Joel Clementson: Pride of the South

130918_joel1Inside his family home in Nelson, a young Joel Clementson walked into the lounge. It was the late 1980s, and an image of Andre the Giant flashed across his TV screen; Clementson was instantly captivated. He asked his parents what they were watching. “It’s too violent,” they responded, “go back to bed, Joel.” He did as he was told, but that night would prove to be the beginning of a love-affair with professional wrestling that has lasted more than 20 years.

He wasn’t allowed to watch wrestling but that didn’t stop Clementson from collecting bubble-gum cards featuring WWF Superstars. Eventually, he began to sneak down to the local video store and hire tapes of the latest WWF releases, starting with King of the Ring ’93.

“I thought it was cool that Bret Hart won the tournament and I was really pissed off when Lawler beat him up at the end,” Clementson said. “That was the first actual proper time I’d watched wrestling.”

The memory is still fresh in Clementson’s mind but the days of hiding his fandom from the world are long behind him. Clementson is now a fully-fledged pro wrestler and a staple of the Impact Pro Wrestling roster in Auckland.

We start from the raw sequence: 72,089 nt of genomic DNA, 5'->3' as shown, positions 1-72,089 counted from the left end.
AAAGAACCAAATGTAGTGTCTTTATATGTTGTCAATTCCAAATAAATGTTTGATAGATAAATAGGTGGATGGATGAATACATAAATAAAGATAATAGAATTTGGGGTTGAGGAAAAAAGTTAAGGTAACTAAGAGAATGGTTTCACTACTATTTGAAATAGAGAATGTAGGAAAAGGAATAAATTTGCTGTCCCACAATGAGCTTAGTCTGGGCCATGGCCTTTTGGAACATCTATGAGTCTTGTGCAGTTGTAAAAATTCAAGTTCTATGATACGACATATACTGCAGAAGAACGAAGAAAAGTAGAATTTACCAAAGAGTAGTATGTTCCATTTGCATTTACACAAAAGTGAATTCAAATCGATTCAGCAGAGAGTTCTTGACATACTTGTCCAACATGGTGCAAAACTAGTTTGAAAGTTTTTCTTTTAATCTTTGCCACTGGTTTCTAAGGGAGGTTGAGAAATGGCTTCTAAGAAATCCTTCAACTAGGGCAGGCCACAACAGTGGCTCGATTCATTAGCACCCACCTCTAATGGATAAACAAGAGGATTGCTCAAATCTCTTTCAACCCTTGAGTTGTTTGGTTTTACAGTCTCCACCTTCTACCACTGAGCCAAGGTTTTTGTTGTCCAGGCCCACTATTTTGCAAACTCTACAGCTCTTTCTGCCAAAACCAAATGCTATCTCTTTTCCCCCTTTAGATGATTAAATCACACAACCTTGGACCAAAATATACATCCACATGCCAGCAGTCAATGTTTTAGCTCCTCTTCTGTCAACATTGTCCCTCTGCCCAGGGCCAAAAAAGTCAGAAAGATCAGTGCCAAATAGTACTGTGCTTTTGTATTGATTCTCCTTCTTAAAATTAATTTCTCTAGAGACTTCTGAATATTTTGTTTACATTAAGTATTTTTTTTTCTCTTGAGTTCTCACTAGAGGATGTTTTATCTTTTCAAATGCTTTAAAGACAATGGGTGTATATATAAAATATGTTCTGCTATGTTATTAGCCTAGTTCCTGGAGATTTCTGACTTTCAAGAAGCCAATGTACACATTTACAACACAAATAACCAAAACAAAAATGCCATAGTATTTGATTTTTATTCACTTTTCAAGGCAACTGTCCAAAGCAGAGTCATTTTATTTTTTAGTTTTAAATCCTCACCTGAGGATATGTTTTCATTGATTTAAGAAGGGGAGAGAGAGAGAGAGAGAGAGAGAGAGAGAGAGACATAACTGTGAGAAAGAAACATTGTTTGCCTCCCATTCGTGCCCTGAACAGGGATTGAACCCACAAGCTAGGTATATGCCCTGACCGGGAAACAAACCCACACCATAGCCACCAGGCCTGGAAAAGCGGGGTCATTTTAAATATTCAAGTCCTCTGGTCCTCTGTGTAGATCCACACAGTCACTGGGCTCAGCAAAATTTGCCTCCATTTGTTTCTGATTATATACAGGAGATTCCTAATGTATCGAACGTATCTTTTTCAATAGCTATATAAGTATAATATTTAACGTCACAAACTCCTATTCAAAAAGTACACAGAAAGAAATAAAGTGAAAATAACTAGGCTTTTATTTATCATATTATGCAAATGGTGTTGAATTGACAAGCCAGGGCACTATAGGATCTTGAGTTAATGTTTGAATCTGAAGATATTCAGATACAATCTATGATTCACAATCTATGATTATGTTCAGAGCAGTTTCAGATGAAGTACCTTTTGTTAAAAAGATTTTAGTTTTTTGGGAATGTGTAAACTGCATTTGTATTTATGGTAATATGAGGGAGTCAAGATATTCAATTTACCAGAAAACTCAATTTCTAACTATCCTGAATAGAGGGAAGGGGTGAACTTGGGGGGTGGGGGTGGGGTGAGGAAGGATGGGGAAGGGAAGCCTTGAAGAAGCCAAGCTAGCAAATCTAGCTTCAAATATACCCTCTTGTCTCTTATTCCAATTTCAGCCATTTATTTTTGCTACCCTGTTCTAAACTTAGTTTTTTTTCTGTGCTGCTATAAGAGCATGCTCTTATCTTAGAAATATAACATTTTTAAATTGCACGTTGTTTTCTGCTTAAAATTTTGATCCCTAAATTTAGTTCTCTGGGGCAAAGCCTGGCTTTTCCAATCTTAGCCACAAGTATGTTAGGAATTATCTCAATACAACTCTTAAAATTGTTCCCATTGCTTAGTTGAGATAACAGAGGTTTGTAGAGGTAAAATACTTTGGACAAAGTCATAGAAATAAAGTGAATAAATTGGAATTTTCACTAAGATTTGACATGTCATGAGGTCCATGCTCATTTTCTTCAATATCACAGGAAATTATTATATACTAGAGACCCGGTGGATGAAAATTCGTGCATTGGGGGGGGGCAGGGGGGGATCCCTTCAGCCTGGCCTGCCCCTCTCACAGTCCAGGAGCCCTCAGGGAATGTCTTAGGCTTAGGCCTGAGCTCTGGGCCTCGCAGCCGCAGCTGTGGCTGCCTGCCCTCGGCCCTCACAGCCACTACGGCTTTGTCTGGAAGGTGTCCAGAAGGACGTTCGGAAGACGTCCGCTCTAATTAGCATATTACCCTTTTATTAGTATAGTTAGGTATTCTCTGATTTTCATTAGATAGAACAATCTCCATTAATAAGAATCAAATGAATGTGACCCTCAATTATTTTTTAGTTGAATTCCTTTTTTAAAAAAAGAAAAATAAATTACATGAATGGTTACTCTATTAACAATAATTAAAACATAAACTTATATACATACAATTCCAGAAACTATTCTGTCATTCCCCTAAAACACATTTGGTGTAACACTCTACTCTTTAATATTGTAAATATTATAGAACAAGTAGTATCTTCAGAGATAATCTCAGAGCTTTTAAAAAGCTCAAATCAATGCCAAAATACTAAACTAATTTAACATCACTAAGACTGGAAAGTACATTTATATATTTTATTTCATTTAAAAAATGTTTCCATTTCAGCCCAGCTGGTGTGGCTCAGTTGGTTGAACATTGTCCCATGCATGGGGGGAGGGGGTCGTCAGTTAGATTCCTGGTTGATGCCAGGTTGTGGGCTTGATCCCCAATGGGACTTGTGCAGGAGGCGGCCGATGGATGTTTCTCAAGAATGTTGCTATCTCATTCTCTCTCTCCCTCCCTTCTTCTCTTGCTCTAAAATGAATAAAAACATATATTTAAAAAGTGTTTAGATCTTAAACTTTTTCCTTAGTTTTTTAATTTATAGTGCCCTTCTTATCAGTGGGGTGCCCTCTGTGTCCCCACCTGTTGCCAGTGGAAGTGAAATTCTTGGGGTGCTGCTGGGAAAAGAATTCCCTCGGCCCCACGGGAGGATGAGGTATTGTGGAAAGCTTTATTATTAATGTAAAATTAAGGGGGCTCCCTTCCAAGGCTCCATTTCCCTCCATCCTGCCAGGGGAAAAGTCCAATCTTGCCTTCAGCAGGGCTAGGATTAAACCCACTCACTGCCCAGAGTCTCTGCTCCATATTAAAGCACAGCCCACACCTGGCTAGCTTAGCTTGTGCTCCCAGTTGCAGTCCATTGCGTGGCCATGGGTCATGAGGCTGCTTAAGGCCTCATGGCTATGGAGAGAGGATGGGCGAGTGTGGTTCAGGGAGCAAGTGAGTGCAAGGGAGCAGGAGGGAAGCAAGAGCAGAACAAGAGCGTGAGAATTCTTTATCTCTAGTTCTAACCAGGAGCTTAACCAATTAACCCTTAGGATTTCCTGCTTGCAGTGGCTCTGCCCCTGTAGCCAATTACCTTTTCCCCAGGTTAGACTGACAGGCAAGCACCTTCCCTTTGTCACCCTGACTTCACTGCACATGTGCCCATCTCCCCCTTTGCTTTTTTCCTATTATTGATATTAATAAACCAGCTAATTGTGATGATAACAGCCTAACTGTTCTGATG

His parents still haven’t seen him wrestle a match but the Clementson family is a big part of New Zealand wrestling history. Joel’s brother, Luke – perhaps better known as Luke Joshua, LJ Lightning or The New Zealand Dream – is an IPW original, one of the founding fathers of New Zealand’s modern wrestling scene.

It was Joel who got Luke into wrestling, he says. After looking on the internet, Clementson informed his brother of the opportunity to train in Auckland instead of heading overseas, and Luke soon made the move north from Nelson.

Even though there was the opportunity to become a wrestler in New Zealand, Joel was content just being a fan, sitting behind a television or guardrail. He travelled to Auckland from Nelson to see IPW at Armageddon in 2003, complete with Luke in the ring. Joel describes the show as “one of the greatest things I’d ever seen because I hadn’t seen live wrestling before”. He continued to travel up to Auckland sporadically – Armageddon 2004, an IPW show in 2005 – and each time found it harder and harder to come back home.

The more he watched live wrestling, the more his attitude changed towards it: “I hated just sitting and watching; I really wanted to be in there.”

With work as a builder drying up in Nelson, there was no better time for Clementson to take a risk and join his brother in Auckland. Joel moved to the nation’s largest city in 2007 and began to train with his brother and the rest of the IPW roster.

“I just want to stay in New Zealand and get New Zealand wrestling big,” he said of his decision to move to Auckland instead of heading abroad. “I love wrestling but I don’t want to leave New Zealand and do it as a living. I want to stay here and get wrestling big.”

Clementson made his debut one year later at the Armageddon Pop Culture Expo as Miles Prower, a button-pushing, poetry-reading emo.